When I went to Achill to do my pre-recorded talk for the forthcoming Achill International Harp Festival online, one of the things I was thinking about was connecting to local traditions and so I was wondering about Mayo harpers.
I started to make a map of who was where when, and this is as far as I got.
You can touch each dot to see the harper’s name, and you can click to get their dates and sometimes a bit more biographical info or a link.
In some ways this is a bit useless, because of course the old harpers toured all over the place. I have used where they were born or where they were “from” with a naïve idea that this tells us something about regional centres of harping.
Some of them can only be located to the county, or broad area – I have given these paler dots, centred on the area.
The thing that leaped out at me was the uneven distribution of these harpers across Ireland. There’s only one that I know of from the southern half of the island; and we can see real concentrations and clustering. We could summarise this as describing the different groups, and then we could think about how the individuals in these groups might be connected to each other.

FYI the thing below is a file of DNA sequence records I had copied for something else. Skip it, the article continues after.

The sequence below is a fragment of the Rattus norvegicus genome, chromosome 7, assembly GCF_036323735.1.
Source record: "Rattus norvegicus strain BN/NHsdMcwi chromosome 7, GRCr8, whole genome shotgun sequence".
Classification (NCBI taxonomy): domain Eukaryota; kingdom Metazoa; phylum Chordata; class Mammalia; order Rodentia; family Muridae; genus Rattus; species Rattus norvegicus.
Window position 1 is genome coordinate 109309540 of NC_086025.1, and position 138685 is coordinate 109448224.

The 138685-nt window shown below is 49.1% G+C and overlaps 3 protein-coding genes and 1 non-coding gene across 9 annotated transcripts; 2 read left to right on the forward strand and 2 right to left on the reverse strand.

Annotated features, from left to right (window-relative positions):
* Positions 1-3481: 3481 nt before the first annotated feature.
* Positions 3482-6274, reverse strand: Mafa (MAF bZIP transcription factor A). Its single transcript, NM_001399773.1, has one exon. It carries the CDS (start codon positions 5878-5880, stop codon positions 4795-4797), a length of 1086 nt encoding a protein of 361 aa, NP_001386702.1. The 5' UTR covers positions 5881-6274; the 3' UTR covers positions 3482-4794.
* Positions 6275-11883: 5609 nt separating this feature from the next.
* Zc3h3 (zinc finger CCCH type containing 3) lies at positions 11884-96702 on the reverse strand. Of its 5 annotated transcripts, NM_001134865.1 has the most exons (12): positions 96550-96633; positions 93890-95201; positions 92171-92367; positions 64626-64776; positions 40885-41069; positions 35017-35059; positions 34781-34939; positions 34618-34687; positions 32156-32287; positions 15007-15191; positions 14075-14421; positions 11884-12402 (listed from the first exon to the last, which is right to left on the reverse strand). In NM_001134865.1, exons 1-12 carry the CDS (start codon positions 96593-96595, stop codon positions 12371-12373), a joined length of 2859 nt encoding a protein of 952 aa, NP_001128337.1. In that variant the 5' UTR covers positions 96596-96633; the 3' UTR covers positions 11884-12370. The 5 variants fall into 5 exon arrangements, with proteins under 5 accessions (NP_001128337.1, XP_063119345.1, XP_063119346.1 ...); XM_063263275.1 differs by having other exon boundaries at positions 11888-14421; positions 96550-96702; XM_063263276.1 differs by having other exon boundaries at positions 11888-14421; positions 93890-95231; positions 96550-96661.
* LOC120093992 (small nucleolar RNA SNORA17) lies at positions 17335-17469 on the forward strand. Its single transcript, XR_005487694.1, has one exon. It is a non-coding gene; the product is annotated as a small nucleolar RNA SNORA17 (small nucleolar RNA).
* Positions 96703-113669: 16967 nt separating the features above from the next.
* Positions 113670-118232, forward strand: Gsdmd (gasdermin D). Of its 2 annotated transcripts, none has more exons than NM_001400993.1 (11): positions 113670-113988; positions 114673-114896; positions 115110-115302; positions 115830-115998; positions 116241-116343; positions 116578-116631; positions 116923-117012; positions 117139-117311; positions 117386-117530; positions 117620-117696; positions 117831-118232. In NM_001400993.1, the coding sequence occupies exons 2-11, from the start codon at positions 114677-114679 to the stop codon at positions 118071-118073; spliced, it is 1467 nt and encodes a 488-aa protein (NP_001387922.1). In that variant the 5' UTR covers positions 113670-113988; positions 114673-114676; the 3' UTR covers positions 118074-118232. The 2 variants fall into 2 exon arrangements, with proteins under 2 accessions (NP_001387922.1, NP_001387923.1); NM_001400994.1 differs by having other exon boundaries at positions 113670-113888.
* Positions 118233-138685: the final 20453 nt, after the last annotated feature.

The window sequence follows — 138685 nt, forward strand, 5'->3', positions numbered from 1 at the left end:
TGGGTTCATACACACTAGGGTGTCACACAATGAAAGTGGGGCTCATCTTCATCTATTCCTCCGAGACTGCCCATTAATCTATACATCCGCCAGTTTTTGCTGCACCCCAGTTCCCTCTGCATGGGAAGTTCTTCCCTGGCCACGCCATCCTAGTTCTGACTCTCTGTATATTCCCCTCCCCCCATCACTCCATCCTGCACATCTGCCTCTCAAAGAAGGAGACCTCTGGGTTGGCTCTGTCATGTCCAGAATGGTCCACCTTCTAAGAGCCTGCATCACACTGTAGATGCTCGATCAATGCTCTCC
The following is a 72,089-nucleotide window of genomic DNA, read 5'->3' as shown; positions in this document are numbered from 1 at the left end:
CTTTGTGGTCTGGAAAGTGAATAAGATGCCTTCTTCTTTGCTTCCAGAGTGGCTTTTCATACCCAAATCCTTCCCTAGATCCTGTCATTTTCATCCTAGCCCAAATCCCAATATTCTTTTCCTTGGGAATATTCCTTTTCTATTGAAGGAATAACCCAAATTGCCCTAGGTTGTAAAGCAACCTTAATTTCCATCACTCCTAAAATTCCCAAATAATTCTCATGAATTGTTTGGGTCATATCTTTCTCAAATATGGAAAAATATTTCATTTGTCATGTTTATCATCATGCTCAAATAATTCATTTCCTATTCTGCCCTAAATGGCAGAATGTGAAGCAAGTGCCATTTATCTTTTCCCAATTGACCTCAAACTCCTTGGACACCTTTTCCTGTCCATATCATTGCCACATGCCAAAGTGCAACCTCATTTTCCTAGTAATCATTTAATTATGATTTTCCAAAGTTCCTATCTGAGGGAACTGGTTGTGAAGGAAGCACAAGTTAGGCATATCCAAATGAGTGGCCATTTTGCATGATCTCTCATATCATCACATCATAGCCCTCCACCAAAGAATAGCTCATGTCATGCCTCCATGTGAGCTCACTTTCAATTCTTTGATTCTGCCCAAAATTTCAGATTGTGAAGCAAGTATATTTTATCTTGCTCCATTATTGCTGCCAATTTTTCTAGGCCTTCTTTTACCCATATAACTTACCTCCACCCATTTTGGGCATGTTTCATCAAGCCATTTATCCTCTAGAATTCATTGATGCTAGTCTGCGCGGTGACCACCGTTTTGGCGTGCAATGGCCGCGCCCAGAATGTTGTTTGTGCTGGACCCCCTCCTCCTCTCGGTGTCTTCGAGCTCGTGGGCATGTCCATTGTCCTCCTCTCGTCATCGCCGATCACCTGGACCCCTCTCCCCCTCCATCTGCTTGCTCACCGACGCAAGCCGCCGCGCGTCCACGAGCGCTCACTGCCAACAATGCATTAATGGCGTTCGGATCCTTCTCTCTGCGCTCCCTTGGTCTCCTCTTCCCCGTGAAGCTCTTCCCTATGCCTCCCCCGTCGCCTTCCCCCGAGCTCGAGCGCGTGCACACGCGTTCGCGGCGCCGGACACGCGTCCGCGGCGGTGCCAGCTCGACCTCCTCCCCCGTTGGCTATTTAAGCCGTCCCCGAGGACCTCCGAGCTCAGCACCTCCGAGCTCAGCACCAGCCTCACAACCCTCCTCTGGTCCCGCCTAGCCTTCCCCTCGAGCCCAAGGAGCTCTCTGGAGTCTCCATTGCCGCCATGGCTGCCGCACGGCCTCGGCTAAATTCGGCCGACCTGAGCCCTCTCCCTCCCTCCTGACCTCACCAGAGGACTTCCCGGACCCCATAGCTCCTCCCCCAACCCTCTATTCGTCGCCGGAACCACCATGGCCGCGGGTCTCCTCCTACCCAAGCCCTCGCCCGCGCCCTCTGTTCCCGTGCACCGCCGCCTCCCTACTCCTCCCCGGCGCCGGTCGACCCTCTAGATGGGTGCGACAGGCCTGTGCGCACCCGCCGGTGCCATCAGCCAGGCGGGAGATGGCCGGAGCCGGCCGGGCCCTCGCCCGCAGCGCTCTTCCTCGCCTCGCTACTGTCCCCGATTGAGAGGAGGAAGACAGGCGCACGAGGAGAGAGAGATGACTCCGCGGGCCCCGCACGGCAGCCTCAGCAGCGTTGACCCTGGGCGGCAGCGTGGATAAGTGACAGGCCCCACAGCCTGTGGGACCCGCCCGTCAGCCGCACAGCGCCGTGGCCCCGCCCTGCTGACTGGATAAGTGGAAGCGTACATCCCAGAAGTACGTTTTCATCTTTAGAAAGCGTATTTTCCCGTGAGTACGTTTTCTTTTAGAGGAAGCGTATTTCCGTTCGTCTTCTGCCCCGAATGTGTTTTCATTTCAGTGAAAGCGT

The biggest grouping is the grouping centred on county Armagh. Patrick Linden in South Armagh was the teacher of Patrick Quin who was born in Armagh city (where his dot is) and who lived in Portadown. William Carr in Portadown was taught by both Quin, and also by Arthur O’Neill in county Tyrone. I don’t know if James Duncan in county Down may have been connected to this grouping or not.
On the north coast, we have Denis O’Hampsey in Magilligan, and Echlin Ó Cátháin originally from Coleraine. Both of these two were unusual in playing with long fingernails, and both seem to have some kind of connection to Cornelius Lyons. There’s also Daniel Black, originally from county Derry, but who later spent a lot of time further East in county Antrim. I don’t know if he has a connection to this group.
There’s a little cluster of three from county Leitrim; Duigenan, Fanning and Byrne. But I don’t know of any connection between these three. Duigenan is the most dubious for this map as he may well have been long dead by 1790, but some traditions say he was still alive.
In county Mayo we have two, Dominick O’Donnell and Hugh Higgins, but I don’t know any connection between these two either.
Then we have the tree isolated individuals. The two women in the midlands, Kate Martin in co. Cavan, and Rose Mooney in co. Westmeath, and then right down in the far south west, Thomas Shea in county Kerry.
My map is only intended for harpers alive in 1790, about the time Bunting started transcribing. Perhaps I will eventually add more layers for the next generation of harpers who learned from Arthur O’Neill at the Society schools in Belfast after 1808, and also for the earlier generations of harpers in the first half of the 18th century – Carolan, Lyons, Mungan, etc.